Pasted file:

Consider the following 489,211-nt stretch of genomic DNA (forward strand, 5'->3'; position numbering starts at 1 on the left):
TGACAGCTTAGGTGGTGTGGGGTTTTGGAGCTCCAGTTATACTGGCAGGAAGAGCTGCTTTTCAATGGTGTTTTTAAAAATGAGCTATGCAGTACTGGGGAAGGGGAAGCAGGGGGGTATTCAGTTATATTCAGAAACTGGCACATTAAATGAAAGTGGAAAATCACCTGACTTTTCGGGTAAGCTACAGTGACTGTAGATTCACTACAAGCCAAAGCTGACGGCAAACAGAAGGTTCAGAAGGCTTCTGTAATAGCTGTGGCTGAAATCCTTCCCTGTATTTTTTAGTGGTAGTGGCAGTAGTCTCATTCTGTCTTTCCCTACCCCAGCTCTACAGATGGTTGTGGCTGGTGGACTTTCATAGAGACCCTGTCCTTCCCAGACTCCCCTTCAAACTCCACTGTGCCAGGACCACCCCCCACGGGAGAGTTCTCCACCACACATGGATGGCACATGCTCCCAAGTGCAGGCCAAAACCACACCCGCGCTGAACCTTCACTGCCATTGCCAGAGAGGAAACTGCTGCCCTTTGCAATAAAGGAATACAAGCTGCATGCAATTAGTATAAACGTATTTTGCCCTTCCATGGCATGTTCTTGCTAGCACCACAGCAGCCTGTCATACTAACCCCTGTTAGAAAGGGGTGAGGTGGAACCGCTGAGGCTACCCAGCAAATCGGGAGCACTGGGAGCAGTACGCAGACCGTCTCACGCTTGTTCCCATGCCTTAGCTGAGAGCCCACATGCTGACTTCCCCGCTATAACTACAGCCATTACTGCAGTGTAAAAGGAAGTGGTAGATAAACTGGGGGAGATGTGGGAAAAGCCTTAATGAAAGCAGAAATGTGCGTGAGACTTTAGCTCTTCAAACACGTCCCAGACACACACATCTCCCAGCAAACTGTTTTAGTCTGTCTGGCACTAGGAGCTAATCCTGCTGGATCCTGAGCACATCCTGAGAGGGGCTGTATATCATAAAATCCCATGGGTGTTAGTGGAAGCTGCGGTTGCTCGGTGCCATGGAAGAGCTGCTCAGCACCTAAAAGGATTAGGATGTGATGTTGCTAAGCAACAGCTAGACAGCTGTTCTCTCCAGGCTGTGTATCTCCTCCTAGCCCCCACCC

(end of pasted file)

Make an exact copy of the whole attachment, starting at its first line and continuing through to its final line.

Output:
Consider the following 489,211-nt stretch of genomic DNA (forward strand, 5'->3'; position numbering starts at 1 on the left):
TGACAGCTTAGGTGGTGTGGGGTTTTGGAGCTCCAGTTATACTGGCAGGAAGAGCTGCTTTTCAATGGTGTTTTTAAAAATGAGCTATGCAGTACTGGGGAAGGGGAAGCAGGGGGGTATTCAGTTATATTCAGAAACTGGCACATTAAATGAAAGTGGAAAATCACCTGACTTTTCGGGTAAGCTACAGTGACTGTAGATTCACTACAAGCCAAAGCTGACGGCAAACAGAAGGTTCAGAAGGCTTCTGTAATAGCTGTGGCTGAAATCCTTCCCTGTATTTTTTAGTGGTAGTGGCAGTAGTCTCATTCTGTCTTTCCCTACCCCAGCTCTACAGATGGTTGTGGCTGGTGGACTTTCATAGAGACCCTGTCCTTCCCAGACTCCCCTTCAAACTCCACTGTGCCAGGACCACCCCCCACGGGAGAGTTCTCCACCACACATGGATGGCACATGCTCCCAAGTGCAGGCCAAAACCACACCCGCGCTGAACCTTCACTGCCATTGCCAGAGAGGAAACTGCTGCCCTTTGCAATAAAGGAATACAAGCTGCATGCAATTAGTATAAACGTATTTTGCCCTTCCATGGCATGTTCTTGCTAGCACCACAGCAGCCTGTCATACTAACCCCTGTTAGAAAGGGGTGAGGTGGAACCGCTGAGGCTACCCAGCAAATCGGGAGCACTGGGAGCAGTACGCAGACCGTCTCACGCTTGTTCCCATGCCTTAGCTGAGAGCCCACATGCTGACTTCCCCGCTATAACTACAGCCATTACTGCAGTGTAAAAGGAAGTGGTAGATAAACTGGGGGAGATGTGGGAAAAGCCTTAATGAAAGCAGAAATGTGCGTGAGACTTTAGCTCTTCAAACACGTCCCAGACACACACATCTCCCAGCAAACTGTTTTAGTCTGTCTGGCACTAGGAGCTAATCCTGCTGGATCCTGAGCACATCCTGAGAGGGGCTGTATATCATAAAATCCCATGGGTGTTAGTGGAAGCTGCGGTTGCTCGGTGCCATGGAAGAGCTGCTCAGCACCTAAAAGGATTAGGATGTGATGTTGCTAAGCAACAGCTAGACAGCTGTTCTCTCCAGGCTGTGTATCTCCTCCTAGCCCCCACCC